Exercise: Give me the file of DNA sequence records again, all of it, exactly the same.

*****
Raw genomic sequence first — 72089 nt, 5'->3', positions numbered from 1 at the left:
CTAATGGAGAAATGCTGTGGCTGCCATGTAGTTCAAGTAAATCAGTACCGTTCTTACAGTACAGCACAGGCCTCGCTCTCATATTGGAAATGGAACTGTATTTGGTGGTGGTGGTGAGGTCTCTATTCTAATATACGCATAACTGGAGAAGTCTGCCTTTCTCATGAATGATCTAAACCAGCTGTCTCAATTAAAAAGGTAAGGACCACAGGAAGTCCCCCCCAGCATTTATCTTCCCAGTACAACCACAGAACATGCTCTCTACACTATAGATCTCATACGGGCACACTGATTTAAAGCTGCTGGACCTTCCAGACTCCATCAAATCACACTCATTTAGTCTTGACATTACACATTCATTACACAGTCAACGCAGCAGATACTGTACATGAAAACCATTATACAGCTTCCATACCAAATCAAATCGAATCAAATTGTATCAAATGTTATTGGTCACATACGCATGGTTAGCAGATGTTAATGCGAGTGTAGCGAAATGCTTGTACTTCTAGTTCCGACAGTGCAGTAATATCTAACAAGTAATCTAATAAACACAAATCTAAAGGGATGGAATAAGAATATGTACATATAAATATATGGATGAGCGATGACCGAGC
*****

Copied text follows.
Raw genomic sequence first — 72089 nt, 5'->3', positions numbered from 1 at the left:
CTAATGGAGAAATGCTGTGGCTGCCATGTAGTTCAAGTAAATCAGTACCGTTCTTACAGTACAGCACAGGCCTCGCTCTCATATTGGAAATGGAACTGTATTTGGTGGTGGTGGTGAGGTCTCTATTCTAATATACGCATAACTGGAGAAGTCTGCCTTTCTCATGAATGATCTAAACCAGCTGTCTCAATTAAAAAGGTAAGGACCACAGGAAGTCCCCCCCAGCATTTATCTTCCCAGTACAACCACAGAACATGCTCTCTACACTATAGATCTCATACGGGCACACTGATTTAAAGCTGCTGGACCTTCCAGACTCCATCAAATCACACTCATTTAGTCTTGACATTACACATTCATTACACAGTCAACGCAGCAGATACTGTACATGAAAACCATTATACAGCTTCCATACCAAATCAAATCGAATCAAATTGTATCAAATGTTATTGGTCACATACGCATGGTTAGCAGATGTTAATGCGAGTGTAGCGAAATGCTTGTACTTCTAGTTCCGACAGTGCAGTAATATCTAACAAGTAATCTAATAAACACAAATCTAAAGGGATGGAATAAGAATATGTACATATAAATATATGGATGAGCGATGACCGAGC